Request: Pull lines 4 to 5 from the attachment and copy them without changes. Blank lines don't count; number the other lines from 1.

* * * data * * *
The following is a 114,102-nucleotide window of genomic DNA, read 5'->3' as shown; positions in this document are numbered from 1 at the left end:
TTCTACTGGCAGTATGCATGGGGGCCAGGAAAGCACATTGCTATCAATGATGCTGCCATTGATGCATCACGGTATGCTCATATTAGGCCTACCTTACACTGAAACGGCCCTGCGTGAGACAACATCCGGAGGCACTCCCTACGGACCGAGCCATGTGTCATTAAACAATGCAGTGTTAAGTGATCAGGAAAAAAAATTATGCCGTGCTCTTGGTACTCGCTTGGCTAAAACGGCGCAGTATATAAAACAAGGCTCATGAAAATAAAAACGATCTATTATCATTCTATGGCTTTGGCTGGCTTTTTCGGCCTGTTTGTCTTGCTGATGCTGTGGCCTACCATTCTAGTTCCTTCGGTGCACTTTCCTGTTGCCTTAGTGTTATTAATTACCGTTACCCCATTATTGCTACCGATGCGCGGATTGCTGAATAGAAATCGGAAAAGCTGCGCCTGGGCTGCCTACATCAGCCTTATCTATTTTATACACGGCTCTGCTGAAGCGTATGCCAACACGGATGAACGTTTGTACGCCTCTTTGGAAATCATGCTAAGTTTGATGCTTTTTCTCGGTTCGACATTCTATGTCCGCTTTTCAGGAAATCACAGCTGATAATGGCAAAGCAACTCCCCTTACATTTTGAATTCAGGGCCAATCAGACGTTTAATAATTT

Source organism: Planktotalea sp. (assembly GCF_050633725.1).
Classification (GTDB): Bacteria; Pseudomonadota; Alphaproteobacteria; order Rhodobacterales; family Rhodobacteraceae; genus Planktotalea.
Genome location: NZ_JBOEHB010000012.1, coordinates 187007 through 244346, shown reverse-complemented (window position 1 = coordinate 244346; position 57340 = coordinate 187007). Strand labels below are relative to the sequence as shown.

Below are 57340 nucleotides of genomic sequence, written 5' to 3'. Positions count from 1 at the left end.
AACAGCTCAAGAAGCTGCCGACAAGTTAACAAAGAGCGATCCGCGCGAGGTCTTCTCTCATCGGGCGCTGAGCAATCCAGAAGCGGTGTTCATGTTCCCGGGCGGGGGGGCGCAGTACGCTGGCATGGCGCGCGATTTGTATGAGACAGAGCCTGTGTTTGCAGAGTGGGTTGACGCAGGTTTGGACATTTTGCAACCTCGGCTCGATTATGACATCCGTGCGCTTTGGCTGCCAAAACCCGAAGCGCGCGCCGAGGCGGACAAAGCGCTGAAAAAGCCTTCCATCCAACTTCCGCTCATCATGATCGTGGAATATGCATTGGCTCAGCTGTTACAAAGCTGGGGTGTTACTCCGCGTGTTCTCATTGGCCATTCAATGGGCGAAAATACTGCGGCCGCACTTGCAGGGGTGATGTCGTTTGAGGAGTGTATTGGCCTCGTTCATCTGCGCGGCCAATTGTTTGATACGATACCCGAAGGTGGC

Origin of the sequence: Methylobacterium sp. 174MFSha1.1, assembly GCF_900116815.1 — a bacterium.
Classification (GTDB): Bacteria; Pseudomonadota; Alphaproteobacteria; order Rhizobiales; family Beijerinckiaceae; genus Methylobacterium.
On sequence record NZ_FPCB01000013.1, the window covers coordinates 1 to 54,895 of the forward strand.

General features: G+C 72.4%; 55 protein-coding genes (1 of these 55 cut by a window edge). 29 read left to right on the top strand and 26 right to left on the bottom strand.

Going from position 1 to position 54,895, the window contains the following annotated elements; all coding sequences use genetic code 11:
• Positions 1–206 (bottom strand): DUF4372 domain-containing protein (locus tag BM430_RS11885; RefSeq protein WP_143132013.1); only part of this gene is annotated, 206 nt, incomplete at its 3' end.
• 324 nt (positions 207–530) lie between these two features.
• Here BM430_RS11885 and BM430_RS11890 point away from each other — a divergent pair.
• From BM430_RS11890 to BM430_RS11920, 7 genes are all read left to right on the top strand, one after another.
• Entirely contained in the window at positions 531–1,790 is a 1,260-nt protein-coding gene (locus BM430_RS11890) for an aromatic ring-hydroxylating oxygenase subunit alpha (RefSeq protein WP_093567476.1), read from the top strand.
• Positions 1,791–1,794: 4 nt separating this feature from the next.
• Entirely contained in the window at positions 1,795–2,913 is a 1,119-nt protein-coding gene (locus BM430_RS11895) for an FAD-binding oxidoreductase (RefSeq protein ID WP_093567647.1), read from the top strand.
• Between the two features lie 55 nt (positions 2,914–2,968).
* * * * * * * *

Classification (GTDB): Bacteria; Pseudomonadota; Alphaproteobacteria; order Rhodobacterales; family Rhodobacteraceae; genus Planktotalea.
Genome location: NZ_JBOEHB010000012.1, coordinates 187007 through 244346, shown reverse-complemented (window position 1 = coordinate 244346; position 57340 = coordinate 187007). Strand labels below are relative to the sequence as shown.